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Thyme oil study reveals potent anti inflammatory properties

Kathleen Blanchard's picture

A new study shows that thyme oil can reduce inflammation. Researchers compared thyme oil to six other essential oils, finding that thyme oil has potent properties that inhibit COX-2 enzymes that promote inflammation, swelling, and pain in the body.

COX-2 inhibition is the same principle that makes medication like ibuprofen work to treat pain and swelling. Medications known as NSAID’s also inhibit the COX2 enzyme. In the study, researchers compared eucalyptus, rose, fennel and bergamot oils finding they all suppress inflammation in the say way as resveratrol in red wine and grapes. Thyme oil was the most effective of the oils; found to reduce levels of COX-2 as much as 75 percent.

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The specific anti inflammatory chemical in thyme oil, carvacrol, was also isolated. When the scientists used pure carvacrol extracts in their tests, COX-2 levels decreased by over 80 percent.

The findings that thyme oil is a potent anti inflammatory that can inhibit COX-2 enzymes could lead to the development of new drugs based on the natural compound. For the study, the researchers used commercially available oils to isolate carvacrol from thyme oil, found to be responsible for the anti inflammatory effects.

Studying essential oils is an important step forward for finding safer ways to treat illnesses. The new study shows that thyme oil has potent healing properties that could be further developed to treat pain and inflammation. Though essential oils have been used for aromatherapy, as antibacterial agents, and even for suppressing cough, scientists have not understood how they work. The study shows that thyme oil suppresses the COX2 enzyme through the same mechanism that reduces pain when we take the NSAID (non-steroidal anti-inflammatory) medicine, ibuprofen.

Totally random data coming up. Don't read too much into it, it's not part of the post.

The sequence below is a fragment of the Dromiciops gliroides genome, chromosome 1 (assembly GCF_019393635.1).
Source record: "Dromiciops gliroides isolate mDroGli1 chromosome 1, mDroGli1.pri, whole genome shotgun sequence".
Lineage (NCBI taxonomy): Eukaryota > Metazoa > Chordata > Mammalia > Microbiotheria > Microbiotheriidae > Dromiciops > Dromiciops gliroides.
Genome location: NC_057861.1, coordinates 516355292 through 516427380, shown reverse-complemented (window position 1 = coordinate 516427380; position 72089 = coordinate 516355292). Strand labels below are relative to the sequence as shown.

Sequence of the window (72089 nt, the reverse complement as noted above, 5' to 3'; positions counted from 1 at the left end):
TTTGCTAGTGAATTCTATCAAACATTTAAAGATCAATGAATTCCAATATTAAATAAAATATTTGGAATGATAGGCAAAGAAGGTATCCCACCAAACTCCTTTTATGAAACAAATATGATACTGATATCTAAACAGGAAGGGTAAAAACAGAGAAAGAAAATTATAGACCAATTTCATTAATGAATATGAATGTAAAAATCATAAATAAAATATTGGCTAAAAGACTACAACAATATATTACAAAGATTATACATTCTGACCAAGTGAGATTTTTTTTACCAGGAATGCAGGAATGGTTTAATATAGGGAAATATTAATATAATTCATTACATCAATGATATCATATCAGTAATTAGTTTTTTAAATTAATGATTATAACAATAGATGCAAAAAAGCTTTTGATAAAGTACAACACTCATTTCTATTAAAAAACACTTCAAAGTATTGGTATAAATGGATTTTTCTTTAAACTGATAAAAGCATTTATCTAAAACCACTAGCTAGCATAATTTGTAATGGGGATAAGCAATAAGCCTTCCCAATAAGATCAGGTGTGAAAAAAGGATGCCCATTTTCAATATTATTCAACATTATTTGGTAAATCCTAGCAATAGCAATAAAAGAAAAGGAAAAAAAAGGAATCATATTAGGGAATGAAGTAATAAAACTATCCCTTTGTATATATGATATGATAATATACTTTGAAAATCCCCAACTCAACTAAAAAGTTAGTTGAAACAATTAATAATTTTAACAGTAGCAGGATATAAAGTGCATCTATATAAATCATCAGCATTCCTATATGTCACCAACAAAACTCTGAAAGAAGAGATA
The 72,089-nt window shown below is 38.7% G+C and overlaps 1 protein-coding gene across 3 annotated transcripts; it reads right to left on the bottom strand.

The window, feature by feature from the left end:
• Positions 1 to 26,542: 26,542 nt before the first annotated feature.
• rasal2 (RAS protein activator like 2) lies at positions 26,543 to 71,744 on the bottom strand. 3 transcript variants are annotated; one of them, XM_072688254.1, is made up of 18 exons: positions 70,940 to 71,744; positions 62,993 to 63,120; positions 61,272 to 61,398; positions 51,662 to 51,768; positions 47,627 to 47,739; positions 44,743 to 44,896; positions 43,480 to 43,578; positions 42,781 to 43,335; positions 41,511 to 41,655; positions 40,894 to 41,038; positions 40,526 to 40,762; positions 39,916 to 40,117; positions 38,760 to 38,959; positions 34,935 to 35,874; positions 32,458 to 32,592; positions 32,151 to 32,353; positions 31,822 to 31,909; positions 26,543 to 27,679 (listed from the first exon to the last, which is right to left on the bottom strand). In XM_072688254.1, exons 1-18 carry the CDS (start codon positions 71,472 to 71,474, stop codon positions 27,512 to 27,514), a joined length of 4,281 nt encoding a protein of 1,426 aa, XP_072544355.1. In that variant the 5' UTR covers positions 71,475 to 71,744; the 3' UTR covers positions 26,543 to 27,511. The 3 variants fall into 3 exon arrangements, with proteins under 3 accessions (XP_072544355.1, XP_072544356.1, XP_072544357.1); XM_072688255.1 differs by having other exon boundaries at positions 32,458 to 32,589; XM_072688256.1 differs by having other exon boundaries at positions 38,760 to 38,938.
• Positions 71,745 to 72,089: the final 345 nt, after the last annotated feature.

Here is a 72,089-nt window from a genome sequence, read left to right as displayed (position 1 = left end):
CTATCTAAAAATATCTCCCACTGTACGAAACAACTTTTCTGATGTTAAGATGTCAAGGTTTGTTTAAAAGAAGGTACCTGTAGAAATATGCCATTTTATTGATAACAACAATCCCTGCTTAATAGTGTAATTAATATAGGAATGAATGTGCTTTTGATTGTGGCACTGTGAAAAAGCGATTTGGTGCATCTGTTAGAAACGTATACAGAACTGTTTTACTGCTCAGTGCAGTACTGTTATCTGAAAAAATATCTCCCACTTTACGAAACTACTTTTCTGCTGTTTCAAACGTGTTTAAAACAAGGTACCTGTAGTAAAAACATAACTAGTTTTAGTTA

I wish the study had indicated how the Thyme was taken. Orally? Inhale? Rubbed in at the spot of pain? Was a carrier oil used?? That would have been helpful information
Hi there - If you go to the study link and read, it explains the testing was done on bovine cell assays. Since there are indeed many ways to deliver thyme (aromatherapy, topically and orally), more needs to be done to determine absorption and usefulness in humans. The study identifies the anti-inflammatory properties of thyme only and was not designed to measure response in humans, dosing or delivery. I hope that clarifies. Thanks for your comment.
I have autoimmune disorders and serious digestive/intestinal issues, that I have been battling for years now. I have tried everything under the sun, and I mean that literally. But I just recently started taking thyme (leaves not oil) and just crunching on them throughout the day, because i was informed they kill intestinal parasites, etc. And I have been feeling great since doing this. Maybe its just me, but thyme is having a positive effect on my body.